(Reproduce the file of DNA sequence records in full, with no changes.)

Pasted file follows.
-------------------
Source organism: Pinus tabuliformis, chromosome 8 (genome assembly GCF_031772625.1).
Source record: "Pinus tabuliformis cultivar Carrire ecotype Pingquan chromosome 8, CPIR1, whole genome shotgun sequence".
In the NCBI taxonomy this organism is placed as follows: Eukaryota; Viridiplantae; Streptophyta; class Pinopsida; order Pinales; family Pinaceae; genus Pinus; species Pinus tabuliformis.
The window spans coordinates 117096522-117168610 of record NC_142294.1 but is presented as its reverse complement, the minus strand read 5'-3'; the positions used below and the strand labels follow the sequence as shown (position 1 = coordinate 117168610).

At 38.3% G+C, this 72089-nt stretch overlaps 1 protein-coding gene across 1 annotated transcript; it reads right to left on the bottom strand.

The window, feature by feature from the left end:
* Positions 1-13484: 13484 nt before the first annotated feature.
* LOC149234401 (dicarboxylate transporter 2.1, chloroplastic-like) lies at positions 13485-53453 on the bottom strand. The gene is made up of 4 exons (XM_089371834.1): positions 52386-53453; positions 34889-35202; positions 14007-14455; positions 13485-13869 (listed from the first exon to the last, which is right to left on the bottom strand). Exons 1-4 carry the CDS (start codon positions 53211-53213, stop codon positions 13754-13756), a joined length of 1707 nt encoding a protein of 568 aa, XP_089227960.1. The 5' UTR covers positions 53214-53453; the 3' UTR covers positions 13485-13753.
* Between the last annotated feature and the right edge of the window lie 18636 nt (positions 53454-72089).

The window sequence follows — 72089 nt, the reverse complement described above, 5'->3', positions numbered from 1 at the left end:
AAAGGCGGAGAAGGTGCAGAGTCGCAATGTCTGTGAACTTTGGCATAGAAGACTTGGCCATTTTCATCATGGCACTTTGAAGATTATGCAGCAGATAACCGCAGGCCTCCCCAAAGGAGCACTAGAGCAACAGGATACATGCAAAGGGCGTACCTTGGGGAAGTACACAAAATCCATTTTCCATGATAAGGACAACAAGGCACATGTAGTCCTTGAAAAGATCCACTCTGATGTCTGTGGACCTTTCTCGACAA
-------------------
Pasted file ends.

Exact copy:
Source organism: Pinus tabuliformis, chromosome 8 (genome assembly GCF_031772625.1).
Source record: "Pinus tabuliformis cultivar Carrire ecotype Pingquan chromosome 8, CPIR1, whole genome shotgun sequence".
In the NCBI taxonomy this organism is placed as follows: Eukaryota; Viridiplantae; Streptophyta; class Pinopsida; order Pinales; family Pinaceae; genus Pinus; species Pinus tabuliformis.
The window spans coordinates 117096522-117168610 of record NC_142294.1 but is presented as its reverse complement, the minus strand read 5'-3'; the positions used below and the strand labels follow the sequence as shown (position 1 = coordinate 117168610).

At 38.3% G+C, this 72089-nt stretch overlaps 1 protein-coding gene across 1 annotated transcript; it reads right to left on the bottom strand.

The window, feature by feature from the left end:
* Positions 1-13484: 13484 nt before the first annotated feature.
* LOC149234401 (dicarboxylate transporter 2.1, chloroplastic-like) lies at positions 13485-53453 on the bottom strand. The gene is made up of 4 exons (XM_089371834.1): positions 52386-53453; positions 34889-35202; positions 14007-14455; positions 13485-13869 (listed from the first exon to the last, which is right to left on the bottom strand). Exons 1-4 carry the CDS (start codon positions 53211-53213, stop codon positions 13754-13756), a joined length of 1707 nt encoding a protein of 568 aa, XP_089227960.1. The 5' UTR covers positions 53214-53453; the 3' UTR covers positions 13485-13753.
* Between the last annotated feature and the right edge of the window lie 18636 nt (positions 53454-72089).

The window sequence follows — 72089 nt, the reverse complement described above, 5'->3', positions numbered from 1 at the left end:
AAAGGCGGAGAAGGTGCAGAGTCGCAATGTCTGTGAACTTTGGCATAGAAGACTTGGCCATTTTCATCATGGCACTTTGAAGATTATGCAGCAGATAACCGCAGGCCTCCCCAAAGGAGCACTAGAGCAACAGGATACATGCAAAGGGCGTACCTTGGGGAAGTACACAAAATCCATTTTCCATGATAAGGACAACAAGGCACATGTAGTCCTTGAAAAGATCCACTCTGATGTCTGTGGACCTTTCTCGACAA